back toward Enumclaw." I point out that I'm riding fixed and can only
descend as fat as I can pedal so I add "you'll drop me in a heartbeat
on the descent." One of the riders asks if we're done with the hills
after Mud Mountain. "Mostly," I reply, "we'll head through Buckly and
South Prairie and well South Prairie is like it sounds. It's pretty
flat between South Prairie and Orting and then we head back to
Enumclaw. We'll go back into the Green River Valley and there's one
wicked climb to get out of the valley, but we've done most of the day's
climbing already." My two companions look relieved at this news and as
I predicted, they roll on ahead once we hit the descent.
After the descent, Mud Mountain Road turns of the the left and goes
over a series of small rolling hills. I catch and pass the two Raleigh
riders and then work my way to Orting. At 136 PM in Orting I buy
another pint of milk, a bottle of fruit punch Powerade, two peanut
butter cups and two granola bars. There are plenty of riders at the
control when I pull in and more show up in the ten minutes I'm off the
bike. I'd thought that Amy Pieper was ahead of me but as she pulls in
and explains that she'd missed the last Mud Mountain turn. She comments
that the reflex action to follow the RAMROD route was just too ingrained
and she had to double back once she'd realized her error. Ken Krichman
and Tom Brett are buying supplies as I'm leaving and I pantomime to Ken
that I'm leaving my leftover Powerade for him. As I pull out of town, I
see Joe Kochanowski and Tony Licuanan pulling in and I wave and shout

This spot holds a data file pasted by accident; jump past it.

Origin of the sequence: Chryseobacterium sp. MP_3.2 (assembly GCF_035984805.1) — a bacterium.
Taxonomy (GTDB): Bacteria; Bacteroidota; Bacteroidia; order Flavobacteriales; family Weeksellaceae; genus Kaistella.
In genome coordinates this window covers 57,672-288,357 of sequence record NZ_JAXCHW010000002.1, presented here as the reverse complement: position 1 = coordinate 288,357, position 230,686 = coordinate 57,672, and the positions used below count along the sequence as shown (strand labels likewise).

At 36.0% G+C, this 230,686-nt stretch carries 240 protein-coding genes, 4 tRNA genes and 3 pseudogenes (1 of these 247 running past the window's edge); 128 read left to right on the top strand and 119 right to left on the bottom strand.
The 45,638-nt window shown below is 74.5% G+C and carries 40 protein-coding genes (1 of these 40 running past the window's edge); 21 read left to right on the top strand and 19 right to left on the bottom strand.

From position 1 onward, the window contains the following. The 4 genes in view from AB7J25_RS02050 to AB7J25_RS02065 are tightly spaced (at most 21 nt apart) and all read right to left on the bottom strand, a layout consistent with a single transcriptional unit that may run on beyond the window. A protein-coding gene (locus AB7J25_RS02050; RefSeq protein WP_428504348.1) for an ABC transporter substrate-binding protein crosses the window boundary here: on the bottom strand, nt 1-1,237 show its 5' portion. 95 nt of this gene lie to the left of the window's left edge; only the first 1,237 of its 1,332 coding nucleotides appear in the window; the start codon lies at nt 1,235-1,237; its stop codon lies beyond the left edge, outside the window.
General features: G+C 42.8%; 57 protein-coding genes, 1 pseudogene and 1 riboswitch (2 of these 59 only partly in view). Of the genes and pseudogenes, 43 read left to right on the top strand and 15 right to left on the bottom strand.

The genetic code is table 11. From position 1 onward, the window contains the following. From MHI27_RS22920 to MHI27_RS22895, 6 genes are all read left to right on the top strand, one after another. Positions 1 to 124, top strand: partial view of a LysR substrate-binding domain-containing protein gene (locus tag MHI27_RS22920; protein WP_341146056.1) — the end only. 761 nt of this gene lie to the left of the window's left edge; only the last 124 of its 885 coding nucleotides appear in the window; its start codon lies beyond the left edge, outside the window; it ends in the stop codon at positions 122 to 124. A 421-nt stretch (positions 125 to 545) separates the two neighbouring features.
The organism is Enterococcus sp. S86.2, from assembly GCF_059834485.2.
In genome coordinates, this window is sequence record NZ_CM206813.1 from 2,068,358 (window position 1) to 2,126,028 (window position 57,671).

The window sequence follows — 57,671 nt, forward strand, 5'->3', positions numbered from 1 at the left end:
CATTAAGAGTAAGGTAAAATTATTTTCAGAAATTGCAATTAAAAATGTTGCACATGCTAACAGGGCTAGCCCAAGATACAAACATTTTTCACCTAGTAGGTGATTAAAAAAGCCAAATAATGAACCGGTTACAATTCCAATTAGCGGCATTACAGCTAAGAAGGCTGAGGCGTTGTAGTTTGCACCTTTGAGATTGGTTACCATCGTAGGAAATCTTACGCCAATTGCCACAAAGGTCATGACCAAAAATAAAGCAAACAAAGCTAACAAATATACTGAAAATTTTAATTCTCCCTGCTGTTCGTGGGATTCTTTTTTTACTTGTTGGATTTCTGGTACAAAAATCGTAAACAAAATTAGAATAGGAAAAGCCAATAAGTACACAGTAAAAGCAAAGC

words of encouragement to them.
More wind and specatacular views of Mount Rainier are the main features
of the ride back to Buckley. On the edge of Enumclaw I stop at the the
Boise Creek grocery store control. Another rider jokes that the store is
out of PayDay bars but the store actually turns out to be quite well
stocked. I buy a pint of milk and a PayDay for the road while the fellow
ahead of me in line gets some real nutrition -- a Butterfinger ice cream
bar. Tom Brett comments that he really doesn't have much for legs today
but as near as I can tell he's been doing fine.
The ride across the farmland around Enumclaw is quite familiar to me
and I cruise in on autopilot. I'm very familiar with the descent into
the valley and the climb back out. Once I crest the hill and turn left,
it really is a gentle downhill run most of the way to Greg's place. I
ride through the twists and turns of Greg's neighborhood and 4:30 PM I'm
As usual Greg and Mary have a big chili feed for all the riders. I stay
for an hour, scarfing down some food and chatting with my fellow
randonneurs. At 5:30, I hop back on my bike and ride back to Issaquah.
|SIR 200 km Results - March 20, 2004
|Amy C. Pieper
|Robin J. Pieper
|Mark Vande Kamp